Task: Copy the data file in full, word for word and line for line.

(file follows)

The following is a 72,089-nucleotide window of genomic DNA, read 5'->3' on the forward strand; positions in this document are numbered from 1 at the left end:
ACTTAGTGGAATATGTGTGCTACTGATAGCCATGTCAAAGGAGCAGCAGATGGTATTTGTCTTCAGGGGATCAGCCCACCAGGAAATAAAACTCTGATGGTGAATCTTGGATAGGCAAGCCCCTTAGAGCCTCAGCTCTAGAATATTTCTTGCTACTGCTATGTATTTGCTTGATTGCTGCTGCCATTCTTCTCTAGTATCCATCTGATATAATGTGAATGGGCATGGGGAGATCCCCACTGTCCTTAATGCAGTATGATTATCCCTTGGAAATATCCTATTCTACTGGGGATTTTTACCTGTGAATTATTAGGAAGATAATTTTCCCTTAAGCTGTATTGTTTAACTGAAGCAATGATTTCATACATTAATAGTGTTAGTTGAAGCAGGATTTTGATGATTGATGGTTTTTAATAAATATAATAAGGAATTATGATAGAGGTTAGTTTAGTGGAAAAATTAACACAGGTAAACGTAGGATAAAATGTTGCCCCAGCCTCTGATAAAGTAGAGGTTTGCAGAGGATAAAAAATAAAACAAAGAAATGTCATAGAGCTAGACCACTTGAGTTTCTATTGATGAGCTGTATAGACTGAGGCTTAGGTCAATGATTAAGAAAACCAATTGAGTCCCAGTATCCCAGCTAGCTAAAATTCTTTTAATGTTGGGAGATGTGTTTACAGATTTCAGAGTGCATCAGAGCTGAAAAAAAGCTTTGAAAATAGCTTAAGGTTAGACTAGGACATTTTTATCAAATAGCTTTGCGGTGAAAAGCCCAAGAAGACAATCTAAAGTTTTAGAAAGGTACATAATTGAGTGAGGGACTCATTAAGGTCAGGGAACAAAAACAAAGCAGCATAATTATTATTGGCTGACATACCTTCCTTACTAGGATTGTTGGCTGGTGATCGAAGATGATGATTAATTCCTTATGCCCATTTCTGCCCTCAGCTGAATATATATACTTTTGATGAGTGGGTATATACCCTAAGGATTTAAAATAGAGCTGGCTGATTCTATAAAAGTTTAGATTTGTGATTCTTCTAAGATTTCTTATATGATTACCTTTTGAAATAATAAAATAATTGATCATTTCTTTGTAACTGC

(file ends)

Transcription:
The following is a 72,089-nucleotide window of genomic DNA, read 5'->3' on the forward strand; positions in this document are numbered from 1 at the left end:
ACTTAGTGGAATATGTGTGCTACTGATAGCCATGTCAAAGGAGCAGCAGATGGTATTTGTCTTCAGGGGATCAGCCCACCAGGAAATAAAACTCTGATGGTGAATCTTGGATAGGCAAGCCCCTTAGAGCCTCAGCTCTAGAATATTTCTTGCTACTGCTATGTATTTGCTTGATTGCTGCTGCCATTCTTCTCTAGTATCCATCTGATATAATGTGAATGGGCATGGGGAGATCCCCACTGTCCTTAATGCAGTATGATTATCCCTTGGAAATATCCTATTCTACTGGGGATTTTTACCTGTGAATTATTAGGAAGATAATTTTCCCTTAAGCTGTATTGTTTAACTGAAGCAATGATTTCATACATTAATAGTGTTAGTTGAAGCAGGATTTTGATGATTGATGGTTTTTAATAAATATAATAAGGAATTATGATAGAGGTTAGTTTAGTGGAAAAATTAACACAGGTAAACGTAGGATAAAATGTTGCCCCAGCCTCTGATAAAGTAGAGGTTTGCAGAGGATAAAAAATAAAACAAAGAAATGTCATAGAGCTAGACCACTTGAGTTTCTATTGATGAGCTGTATAGACTGAGGCTTAGGTCAATGATTAAGAAAACCAATTGAGTCCCAGTATCCCAGCTAGCTAAAATTCTTTTAATGTTGGGAGATGTGTTTACAGATTTCAGAGTGCATCAGAGCTGAAAAAAAGCTTTGAAAATAGCTTAAGGTTAGACTAGGACATTTTTATCAAATAGCTTTGCGGTGAAAAGCCCAAGAAGACAATCTAAAGTTTTAGAAAGGTACATAATTGAGTGAGGGACTCATTAAGGTCAGGGAACAAAAACAAAGCAGCATAATTATTATTGGCTGACATACCTTCCTTACTAGGATTGTTGGCTGGTGATCGAAGATGATGATTAATTCCTTATGCCCATTTCTGCCCTCAGCTGAATATATATACTTTTGATGAGTGGGTATATACCCTAAGGATTTAAAATAGAGCTGGCTGATTCTATAAAAGTTTAGATTTGTGATTCTTCTAAGATTTCTTATATGATTACCTTTTGAAATAATAAAATAATTGATCATTTCTTTGTAACTGC